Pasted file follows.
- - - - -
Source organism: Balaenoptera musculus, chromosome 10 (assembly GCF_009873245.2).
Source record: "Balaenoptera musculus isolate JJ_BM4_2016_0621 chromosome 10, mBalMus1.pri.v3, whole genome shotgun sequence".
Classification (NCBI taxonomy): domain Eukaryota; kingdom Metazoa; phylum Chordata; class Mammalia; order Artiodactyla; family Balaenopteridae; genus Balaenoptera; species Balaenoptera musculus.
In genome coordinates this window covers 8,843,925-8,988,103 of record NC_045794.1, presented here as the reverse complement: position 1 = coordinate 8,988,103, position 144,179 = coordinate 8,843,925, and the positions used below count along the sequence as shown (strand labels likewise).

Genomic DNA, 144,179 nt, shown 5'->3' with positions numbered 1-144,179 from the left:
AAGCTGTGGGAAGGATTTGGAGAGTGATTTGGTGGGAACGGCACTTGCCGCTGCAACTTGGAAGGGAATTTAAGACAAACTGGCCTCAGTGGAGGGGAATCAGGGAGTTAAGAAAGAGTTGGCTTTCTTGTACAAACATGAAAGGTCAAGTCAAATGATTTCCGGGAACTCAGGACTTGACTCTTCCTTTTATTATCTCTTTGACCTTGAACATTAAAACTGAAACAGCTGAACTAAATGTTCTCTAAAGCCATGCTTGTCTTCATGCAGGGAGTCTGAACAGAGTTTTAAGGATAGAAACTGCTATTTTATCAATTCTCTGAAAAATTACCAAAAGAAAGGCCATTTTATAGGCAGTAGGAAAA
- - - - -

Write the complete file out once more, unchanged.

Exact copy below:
Source organism: Balaenoptera musculus, chromosome 10 (assembly GCF_009873245.2).
Source record: "Balaenoptera musculus isolate JJ_BM4_2016_0621 chromosome 10, mBalMus1.pri.v3, whole genome shotgun sequence".
Classification (NCBI taxonomy): domain Eukaryota; kingdom Metazoa; phylum Chordata; class Mammalia; order Artiodactyla; family Balaenopteridae; genus Balaenoptera; species Balaenoptera musculus.
In genome coordinates this window covers 8,843,925-8,988,103 of record NC_045794.1, presented here as the reverse complement: position 1 = coordinate 8,988,103, position 144,179 = coordinate 8,843,925, and the positions used below count along the sequence as shown (strand labels likewise).

Genomic DNA, 144,179 nt, shown 5'->3' with positions numbered 1-144,179 from the left:
AAGCTGTGGGAAGGATTTGGAGAGTGATTTGGTGGGAACGGCACTTGCCGCTGCAACTTGGAAGGGAATTTAAGACAAACTGGCCTCAGTGGAGGGGAATCAGGGAGTTAAGAAAGAGTTGGCTTTCTTGTACAAACATGAAAGGTCAAGTCAAATGATTTCCGGGAACTCAGGACTTGACTCTTCCTTTTATTATCTCTTTGACCTTGAACATTAAAACTGAAACAGCTGAACTAAATGTTCTCTAAAGCCATGCTTGTCTTCATGCAGGGAGTCTGAACAGAGTTTTAAGGATAGAAACTGCTATTTTATCAATTCTCTGAAAAATTACCAAAAGAAAGGCCATTTTATAGGCAGTAGGAAAA